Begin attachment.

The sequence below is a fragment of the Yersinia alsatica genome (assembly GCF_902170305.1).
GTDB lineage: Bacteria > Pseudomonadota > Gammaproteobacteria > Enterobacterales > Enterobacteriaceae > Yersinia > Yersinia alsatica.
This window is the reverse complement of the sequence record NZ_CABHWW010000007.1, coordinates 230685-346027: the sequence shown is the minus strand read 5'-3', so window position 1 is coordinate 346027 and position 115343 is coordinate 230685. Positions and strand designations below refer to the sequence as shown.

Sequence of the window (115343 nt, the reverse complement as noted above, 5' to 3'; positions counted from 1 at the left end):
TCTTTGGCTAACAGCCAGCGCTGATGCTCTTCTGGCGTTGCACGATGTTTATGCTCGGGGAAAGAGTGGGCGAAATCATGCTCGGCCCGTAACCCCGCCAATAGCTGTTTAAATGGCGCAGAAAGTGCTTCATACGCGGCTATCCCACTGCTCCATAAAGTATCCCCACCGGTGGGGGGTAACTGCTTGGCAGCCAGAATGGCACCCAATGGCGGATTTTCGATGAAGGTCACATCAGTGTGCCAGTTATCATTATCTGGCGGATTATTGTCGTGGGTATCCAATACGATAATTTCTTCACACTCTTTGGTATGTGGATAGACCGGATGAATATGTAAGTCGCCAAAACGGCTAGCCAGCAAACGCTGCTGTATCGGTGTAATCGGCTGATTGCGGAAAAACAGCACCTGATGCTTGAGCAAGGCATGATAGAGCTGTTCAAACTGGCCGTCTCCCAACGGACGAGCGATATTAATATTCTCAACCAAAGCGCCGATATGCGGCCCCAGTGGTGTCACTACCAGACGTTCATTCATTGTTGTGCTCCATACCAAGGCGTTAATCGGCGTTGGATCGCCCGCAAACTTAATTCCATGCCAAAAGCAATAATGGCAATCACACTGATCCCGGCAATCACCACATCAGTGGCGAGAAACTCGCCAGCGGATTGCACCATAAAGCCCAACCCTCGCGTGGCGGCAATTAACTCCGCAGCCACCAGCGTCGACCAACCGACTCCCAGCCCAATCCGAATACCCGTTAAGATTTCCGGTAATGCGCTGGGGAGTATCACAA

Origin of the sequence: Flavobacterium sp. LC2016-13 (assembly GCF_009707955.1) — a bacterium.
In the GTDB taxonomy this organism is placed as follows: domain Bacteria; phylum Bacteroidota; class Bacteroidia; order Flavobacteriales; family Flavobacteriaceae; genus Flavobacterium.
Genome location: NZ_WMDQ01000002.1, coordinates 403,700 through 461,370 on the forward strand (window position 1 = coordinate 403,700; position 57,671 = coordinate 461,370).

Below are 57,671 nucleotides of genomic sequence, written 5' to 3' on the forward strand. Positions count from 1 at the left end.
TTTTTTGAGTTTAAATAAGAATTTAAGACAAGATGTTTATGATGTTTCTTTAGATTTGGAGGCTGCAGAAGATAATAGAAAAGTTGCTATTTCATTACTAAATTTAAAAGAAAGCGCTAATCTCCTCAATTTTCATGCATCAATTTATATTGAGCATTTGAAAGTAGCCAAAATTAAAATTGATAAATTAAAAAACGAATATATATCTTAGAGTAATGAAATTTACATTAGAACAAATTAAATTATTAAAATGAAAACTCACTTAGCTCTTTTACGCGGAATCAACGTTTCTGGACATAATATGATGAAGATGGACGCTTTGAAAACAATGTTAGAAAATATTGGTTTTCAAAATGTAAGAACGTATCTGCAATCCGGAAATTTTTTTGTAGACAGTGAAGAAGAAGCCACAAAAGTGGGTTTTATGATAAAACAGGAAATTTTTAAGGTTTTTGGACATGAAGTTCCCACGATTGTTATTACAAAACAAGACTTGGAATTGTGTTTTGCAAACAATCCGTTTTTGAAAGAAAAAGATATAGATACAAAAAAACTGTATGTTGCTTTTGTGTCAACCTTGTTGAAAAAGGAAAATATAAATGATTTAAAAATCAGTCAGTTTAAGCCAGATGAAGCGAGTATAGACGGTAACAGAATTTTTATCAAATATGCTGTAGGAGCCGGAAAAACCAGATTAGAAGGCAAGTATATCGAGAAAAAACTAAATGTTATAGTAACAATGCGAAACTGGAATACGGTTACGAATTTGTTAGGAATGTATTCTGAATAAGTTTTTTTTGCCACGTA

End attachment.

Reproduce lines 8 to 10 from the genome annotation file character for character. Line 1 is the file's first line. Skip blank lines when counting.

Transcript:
Genome location: NZ_WMDQ01000002.1, coordinates 403,700 through 461,370 on the forward strand (window position 1 = coordinate 403,700; position 57,671 = coordinate 461,370).

Below are 57,671 nucleotides of genomic sequence, written 5' to 3' on the forward strand. Positions count from 1 at the left end.
TTTTTTGAGTTTAAATAAGAATTTAAGACAAGATGTTTATGATGTTTCTTTAGATTTGGAGGCTGCAGAAGATAATAGAAAAGTTGCTATTTCATTACTAAATTTAAAAGAAAGCGCTAATCTCCTCAATTTTCATGCATCAATTTATATTGAGCATTTGAAAGTAGCCAAAATTAAAATTGATAAATTAAAAAACGAATATATATCTTAGAGTAATGAAATTTACATTAGAACAAATTAAATTATTAAAATGAAAACTCACTTAGCTCTTTTACGCGGAATCAACGTTTCTGGACATAATATGATGAAGATGGACGCTTTGAAAACAATGTTAGAAAATATTGGTTTTCAAAATGTAAGAACGTATCTGCAATCCGGAAATTTTTTTGTAGACAGTGAAGAAGAAGCCACAAAAGTGGGTTTTATGATAAAACAGGAAATTTTTAAGGTTTTTGGACATGAAGTTCCCACGATTGTTATTACAAAACAAGACTTGGAATTGTGTTTTGCAAACAATCCGTTTTTGAAAGAAAAAGATATAGATACAAAAAAACTGTATGTTGCTTTTGTGTCAACCTTGTTGAAAAAGGAAAATATAAATGATTTAAAAATCAGTCAGTTTAAGCCAGATGAAGCGAGTATAGACGGTAACAGAATTTTTATCAAATATGCTGTAGGAGCCGGAAAAACCAGATTAGAAGGCAAGTATATCGAGAAAAAACTAAATGTTATAGTAACAATGCGAAACTGGAATACGGTTACGAATTTGTTAGGAATGTATTCTGAATAAGTTTTTTTTGCCACGTA